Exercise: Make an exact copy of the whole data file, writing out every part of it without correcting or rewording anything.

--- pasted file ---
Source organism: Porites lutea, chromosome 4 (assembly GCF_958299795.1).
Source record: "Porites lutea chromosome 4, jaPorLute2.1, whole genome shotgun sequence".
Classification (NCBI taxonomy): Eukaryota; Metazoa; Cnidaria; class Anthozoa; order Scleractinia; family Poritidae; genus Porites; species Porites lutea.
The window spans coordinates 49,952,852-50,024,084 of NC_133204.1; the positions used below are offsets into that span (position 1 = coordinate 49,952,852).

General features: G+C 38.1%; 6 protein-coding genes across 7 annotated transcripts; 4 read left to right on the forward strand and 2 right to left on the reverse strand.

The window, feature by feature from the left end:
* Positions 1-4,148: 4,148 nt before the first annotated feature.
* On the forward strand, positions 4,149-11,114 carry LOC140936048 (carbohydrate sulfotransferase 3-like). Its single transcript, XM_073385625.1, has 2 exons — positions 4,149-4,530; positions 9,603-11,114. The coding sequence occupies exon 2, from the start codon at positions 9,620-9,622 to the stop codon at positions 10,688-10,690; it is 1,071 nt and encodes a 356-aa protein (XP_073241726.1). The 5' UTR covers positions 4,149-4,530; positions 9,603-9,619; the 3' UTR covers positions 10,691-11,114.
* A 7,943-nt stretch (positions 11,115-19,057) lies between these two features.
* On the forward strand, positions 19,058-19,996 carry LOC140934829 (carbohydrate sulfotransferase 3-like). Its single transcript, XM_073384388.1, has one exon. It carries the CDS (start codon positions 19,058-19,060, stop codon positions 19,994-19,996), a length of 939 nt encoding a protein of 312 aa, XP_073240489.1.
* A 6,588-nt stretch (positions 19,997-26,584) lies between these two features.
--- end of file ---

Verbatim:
Source organism: Porites lutea, chromosome 4 (assembly GCF_958299795.1).
Source record: "Porites lutea chromosome 4, jaPorLute2.1, whole genome shotgun sequence".
Classification (NCBI taxonomy): Eukaryota; Metazoa; Cnidaria; class Anthozoa; order Scleractinia; family Poritidae; genus Porites; species Porites lutea.
The window spans coordinates 49,952,852-50,024,084 of NC_133204.1; the positions used below are offsets into that span (position 1 = coordinate 49,952,852).

General features: G+C 38.1%; 6 protein-coding genes across 7 annotated transcripts; 4 read left to right on the forward strand and 2 right to left on the reverse strand.

The window, feature by feature from the left end:
* Positions 1-4,148: 4,148 nt before the first annotated feature.
* On the forward strand, positions 4,149-11,114 carry LOC140936048 (carbohydrate sulfotransferase 3-like). Its single transcript, XM_073385625.1, has 2 exons — positions 4,149-4,530; positions 9,603-11,114. The coding sequence occupies exon 2, from the start codon at positions 9,620-9,622 to the stop codon at positions 10,688-10,690; it is 1,071 nt and encodes a 356-aa protein (XP_073241726.1). The 5' UTR covers positions 4,149-4,530; positions 9,603-9,619; the 3' UTR covers positions 10,691-11,114.
* A 7,943-nt stretch (positions 11,115-19,057) lies between these two features.
* On the forward strand, positions 19,058-19,996 carry LOC140934829 (carbohydrate sulfotransferase 3-like). Its single transcript, XM_073384388.1, has one exon. It carries the CDS (start codon positions 19,058-19,060, stop codon positions 19,994-19,996), a length of 939 nt encoding a protein of 312 aa, XP_073240489.1.
* A 6,588-nt stretch (positions 19,997-26,584) lies between these two features.